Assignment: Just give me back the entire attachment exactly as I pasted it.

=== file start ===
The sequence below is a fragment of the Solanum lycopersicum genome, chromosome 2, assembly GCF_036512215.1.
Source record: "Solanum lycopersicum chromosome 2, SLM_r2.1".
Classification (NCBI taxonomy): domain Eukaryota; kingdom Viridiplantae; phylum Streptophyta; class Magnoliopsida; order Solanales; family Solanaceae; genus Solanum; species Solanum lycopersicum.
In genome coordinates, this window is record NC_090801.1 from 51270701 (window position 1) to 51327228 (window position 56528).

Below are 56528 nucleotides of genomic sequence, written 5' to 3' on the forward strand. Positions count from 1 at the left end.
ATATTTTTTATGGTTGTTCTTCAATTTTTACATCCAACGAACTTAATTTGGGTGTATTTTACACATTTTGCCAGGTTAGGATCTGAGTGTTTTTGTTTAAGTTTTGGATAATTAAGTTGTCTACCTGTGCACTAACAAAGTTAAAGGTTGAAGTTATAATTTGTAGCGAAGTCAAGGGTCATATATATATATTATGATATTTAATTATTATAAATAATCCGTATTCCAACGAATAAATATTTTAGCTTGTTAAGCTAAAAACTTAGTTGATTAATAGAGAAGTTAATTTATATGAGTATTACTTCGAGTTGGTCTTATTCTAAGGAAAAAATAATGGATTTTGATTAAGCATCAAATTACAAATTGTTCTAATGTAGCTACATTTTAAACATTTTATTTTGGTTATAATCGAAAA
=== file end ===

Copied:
The sequence below is a fragment of the Solanum lycopersicum genome, chromosome 2, assembly GCF_036512215.1.
Source record: "Solanum lycopersicum chromosome 2, SLM_r2.1".
Classification (NCBI taxonomy): domain Eukaryota; kingdom Viridiplantae; phylum Streptophyta; class Magnoliopsida; order Solanales; family Solanaceae; genus Solanum; species Solanum lycopersicum.
In genome coordinates, this window is record NC_090801.1 from 51270701 (window position 1) to 51327228 (window position 56528).

Below are 56528 nucleotides of genomic sequence, written 5' to 3' on the forward strand. Positions count from 1 at the left end.
ATATTTTTTATGGTTGTTCTTCAATTTTTACATCCAACGAACTTAATTTGGGTGTATTTTACACATTTTGCCAGGTTAGGATCTGAGTGTTTTTGTTTAAGTTTTGGATAATTAAGTTGTCTACCTGTGCACTAACAAAGTTAAAGGTTGAAGTTATAATTTGTAGCGAAGTCAAGGGTCATATATATATATTATGATATTTAATTATTATAAATAATCCGTATTCCAACGAATAAATATTTTAGCTTGTTAAGCTAAAAACTTAGTTGATTAATAGAGAAGTTAATTTATATGAGTATTACTTCGAGTTGGTCTTATTCTAAGGAAAAAATAATGGATTTTGATTAAGCATCAAATTACAAATTGTTCTAATGTAGCTACATTTTAAACATTTTATTTTGGTTATAATCGAAAA